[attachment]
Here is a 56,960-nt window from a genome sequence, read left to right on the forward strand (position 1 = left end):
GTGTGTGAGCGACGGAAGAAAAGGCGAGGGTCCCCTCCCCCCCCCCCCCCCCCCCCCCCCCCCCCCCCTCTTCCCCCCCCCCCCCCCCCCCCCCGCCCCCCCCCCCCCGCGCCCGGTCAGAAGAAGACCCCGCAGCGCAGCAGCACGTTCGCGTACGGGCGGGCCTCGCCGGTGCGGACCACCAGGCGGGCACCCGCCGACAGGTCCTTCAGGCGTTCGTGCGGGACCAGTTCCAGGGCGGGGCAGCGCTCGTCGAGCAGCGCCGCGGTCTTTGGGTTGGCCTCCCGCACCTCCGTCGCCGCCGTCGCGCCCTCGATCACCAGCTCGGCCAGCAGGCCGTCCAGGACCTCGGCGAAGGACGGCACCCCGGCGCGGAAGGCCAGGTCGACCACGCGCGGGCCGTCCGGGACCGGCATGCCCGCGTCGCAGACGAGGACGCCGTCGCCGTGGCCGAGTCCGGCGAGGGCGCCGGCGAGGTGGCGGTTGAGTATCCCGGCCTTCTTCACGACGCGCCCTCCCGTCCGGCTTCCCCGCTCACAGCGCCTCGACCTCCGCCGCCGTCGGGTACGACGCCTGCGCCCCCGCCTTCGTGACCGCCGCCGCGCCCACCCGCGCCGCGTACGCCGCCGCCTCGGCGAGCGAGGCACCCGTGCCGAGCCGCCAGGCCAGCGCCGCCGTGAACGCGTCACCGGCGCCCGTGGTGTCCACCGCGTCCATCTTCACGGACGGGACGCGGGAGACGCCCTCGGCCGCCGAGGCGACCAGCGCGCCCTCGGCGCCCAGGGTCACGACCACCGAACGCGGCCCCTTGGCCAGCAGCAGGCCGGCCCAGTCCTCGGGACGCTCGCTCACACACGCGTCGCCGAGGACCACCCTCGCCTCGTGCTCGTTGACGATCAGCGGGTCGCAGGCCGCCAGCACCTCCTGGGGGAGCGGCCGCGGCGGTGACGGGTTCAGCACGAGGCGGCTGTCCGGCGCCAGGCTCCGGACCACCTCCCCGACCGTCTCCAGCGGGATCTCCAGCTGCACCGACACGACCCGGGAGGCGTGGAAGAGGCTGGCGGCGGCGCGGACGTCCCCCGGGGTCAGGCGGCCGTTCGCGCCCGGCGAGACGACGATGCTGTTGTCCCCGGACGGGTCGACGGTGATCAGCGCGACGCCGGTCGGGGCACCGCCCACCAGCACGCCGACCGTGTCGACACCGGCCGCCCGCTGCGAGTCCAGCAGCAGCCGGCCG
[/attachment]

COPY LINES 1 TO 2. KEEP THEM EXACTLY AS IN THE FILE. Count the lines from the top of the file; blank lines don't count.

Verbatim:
Here is a 56,960-nt window from a genome sequence, read left to right on the forward strand (position 1 = left end):
GTGTGTGAGCGACGGAAGAAAAGGCGAGGGTCCCCTCCCCCCCCCCCCCCCCCCCCCCCCCCCCCCCCTCTTCCCCCCCCCCCCCCCCCCCCCCGCCCCCCCCCCCCCGCGCCCGGTCAGAAGAAGACCCCGCAGCGCAGCAGCACGTTCGCGTACGGGCGGGCCTCGCCGGTGCGGACCACCAGGCGGGCACCCGCCGACAGGTCCTTCAGGCGTTCGTGCGGGACCAGTTCCAGGGCGGGGCAGCGCTCGTCGAGCAGCGCCGCGGTCTTTGGGTTGGCCTCCCGCACCTCCGTCGCCGCCGTCGCGCCCTCGATCACCAGCTCGGCCAGCAGGCCGTCCAGGACCTCGGCGAAGGACGGCACCCCGGCGCGGAAGGCCAGGTCGACCACGCGCGGGCCGTCCGGGACCGGCATGCCCGCGTCGCAGACGAGGACGCCGTCGCCGTGGCCGAGTCCGGCGAGGGCGCCGGCGAGGTGGCGGTTGAGTATCCCGGCCTTCTTCACGACGCGCCCTCCCGTCCGGCTTCCCCGCTCACAGCGCCTCGACCTCCGCCGCCGTCGGGTACGACGCCTGCGCCCCCGCCTTCGTGACCGCCGCCGCGCCCACCCGCGCCGCGTACGCCGCCGCCTCGGCGAGCGAGGCACCCGTGCCGAGCCGCCAGGCCAGCGCCGCCGTGAACGCGTCACCGGCGCCCGTGGTGTCCACCGCGTCCATCTTCACGGACGGGACGCGGGAGACGCCCTCGGCCGCCGAGGCGACCAGCGCGCCCTCGGCGCCCAGGGTCACGACCACCGAACGCGGCCCCTTGGCCAGCAGCAGGCCGGCCCAGTCCTCGGGACGCTCGCTCACACACGCGTCGCCGAGGACCACCCTCGCCTCGTGCTCGTTGACGATCAGCGGGTCGCAGGCCGCCAGCACCTCCTGGGGGAGCGGCCGCGGCGGTGACGGGTTCAGCACGAGGCGGCTGTCCGGCGCCAGGCTCCGGACCACCTCCCCGACCGTCTCCAGCGGGATCTCCAGCTGCACCGACACGACCCGGGAGGCGTGGAAGAGGCTGGCGGCGGCGCGGACGTCCCCCGGGGTCAGGCGGCCGTTCGCGCCCGGCGAGACGACGATGCTGTTGTCCCCGGACGGGTCGACGGTGATCAGCGCGACGCCGGTCGGGGCACCGCCCACCAGCACGCCGACCGTGTCGACACCGGCCGCCCGCTGCGAGTCCAGCAGCAGCCGGCCG